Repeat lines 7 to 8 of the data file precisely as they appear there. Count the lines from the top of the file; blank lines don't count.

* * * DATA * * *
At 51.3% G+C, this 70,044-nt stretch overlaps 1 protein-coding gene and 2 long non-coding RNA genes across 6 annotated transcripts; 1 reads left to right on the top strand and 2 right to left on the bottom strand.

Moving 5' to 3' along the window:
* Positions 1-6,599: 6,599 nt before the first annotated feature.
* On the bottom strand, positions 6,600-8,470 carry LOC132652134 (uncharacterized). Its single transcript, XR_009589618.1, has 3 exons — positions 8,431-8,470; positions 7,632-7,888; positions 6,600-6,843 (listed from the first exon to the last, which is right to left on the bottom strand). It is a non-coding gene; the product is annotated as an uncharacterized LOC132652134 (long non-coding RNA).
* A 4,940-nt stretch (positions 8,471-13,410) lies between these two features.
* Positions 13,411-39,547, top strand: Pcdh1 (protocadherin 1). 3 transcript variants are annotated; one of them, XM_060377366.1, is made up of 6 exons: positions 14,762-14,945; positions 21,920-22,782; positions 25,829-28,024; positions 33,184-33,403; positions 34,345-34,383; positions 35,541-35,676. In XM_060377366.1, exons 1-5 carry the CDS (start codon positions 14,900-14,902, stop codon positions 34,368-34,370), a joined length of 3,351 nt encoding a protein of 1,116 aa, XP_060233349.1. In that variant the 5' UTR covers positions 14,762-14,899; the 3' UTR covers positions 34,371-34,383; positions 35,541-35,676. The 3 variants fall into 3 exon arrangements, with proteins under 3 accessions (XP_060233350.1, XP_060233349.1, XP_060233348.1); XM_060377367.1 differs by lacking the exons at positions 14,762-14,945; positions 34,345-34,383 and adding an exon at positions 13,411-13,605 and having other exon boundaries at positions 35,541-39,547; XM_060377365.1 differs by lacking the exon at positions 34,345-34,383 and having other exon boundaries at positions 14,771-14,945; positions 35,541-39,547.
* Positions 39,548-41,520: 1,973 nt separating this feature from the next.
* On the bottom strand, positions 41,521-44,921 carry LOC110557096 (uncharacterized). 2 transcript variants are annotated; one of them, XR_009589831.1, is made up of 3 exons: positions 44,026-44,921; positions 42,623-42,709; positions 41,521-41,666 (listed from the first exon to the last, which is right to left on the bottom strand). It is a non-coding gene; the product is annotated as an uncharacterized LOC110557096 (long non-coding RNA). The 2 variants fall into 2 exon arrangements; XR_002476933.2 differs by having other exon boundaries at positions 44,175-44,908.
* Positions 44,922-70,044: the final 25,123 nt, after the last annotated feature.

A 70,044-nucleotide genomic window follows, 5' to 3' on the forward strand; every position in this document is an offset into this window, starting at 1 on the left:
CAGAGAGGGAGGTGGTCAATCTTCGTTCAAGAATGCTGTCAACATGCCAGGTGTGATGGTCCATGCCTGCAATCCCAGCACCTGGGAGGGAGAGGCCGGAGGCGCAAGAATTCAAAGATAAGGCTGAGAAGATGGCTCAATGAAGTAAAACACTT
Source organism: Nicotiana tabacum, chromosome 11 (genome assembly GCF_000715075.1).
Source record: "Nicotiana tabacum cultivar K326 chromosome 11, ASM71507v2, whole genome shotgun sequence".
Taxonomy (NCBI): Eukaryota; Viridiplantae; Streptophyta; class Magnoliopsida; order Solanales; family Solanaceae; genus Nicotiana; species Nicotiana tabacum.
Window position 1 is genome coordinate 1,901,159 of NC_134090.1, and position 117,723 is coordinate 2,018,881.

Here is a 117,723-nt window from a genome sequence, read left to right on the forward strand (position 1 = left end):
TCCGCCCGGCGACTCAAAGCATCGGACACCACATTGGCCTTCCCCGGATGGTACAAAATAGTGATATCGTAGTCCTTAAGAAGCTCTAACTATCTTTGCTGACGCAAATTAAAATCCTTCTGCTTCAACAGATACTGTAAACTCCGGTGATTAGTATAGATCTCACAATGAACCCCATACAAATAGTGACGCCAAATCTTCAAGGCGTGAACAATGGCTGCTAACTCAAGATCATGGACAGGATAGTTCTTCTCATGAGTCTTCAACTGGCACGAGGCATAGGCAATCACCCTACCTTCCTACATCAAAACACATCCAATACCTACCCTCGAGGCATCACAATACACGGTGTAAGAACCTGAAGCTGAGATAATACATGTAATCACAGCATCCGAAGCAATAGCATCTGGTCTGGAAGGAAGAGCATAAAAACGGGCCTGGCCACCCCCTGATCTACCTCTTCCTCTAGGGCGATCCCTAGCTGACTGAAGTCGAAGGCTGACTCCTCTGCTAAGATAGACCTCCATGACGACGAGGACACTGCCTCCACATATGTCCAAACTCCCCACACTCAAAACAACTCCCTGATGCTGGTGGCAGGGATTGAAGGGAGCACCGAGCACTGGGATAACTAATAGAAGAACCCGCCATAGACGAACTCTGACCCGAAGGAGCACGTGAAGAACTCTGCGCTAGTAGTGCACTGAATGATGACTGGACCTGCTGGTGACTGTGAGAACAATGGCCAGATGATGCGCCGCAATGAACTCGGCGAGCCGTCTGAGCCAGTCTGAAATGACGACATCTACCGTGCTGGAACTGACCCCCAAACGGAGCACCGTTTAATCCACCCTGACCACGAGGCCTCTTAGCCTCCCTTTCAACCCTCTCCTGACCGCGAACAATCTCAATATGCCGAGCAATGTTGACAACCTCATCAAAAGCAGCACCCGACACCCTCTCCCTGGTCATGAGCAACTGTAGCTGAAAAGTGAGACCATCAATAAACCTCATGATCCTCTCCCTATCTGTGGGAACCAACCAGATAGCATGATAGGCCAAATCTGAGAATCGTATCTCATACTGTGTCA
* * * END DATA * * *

* Positions 39,548-41,520: 1,973 nt separating this feature from the next.
* On the bottom strand, positions 41,521-44,921 carry LOC110557096 (uncharacterized). 2 transcript variants are annotated; one of them, XR_009589831.1, is made up of 3 exons: positions 44,026-44,921; positions 42,623-42,709; positions 41,521-41,666 (listed from the first exon to the last, which is right to left on the bottom strand). It is a non-coding gene; the product is annotated as an uncharacterized LOC110557096 (long non-coding RNA). The 2 variants fall into 2 exon arrangements; XR_002476933.2 differs by having other exon boundaries at positions 44,175-44,908.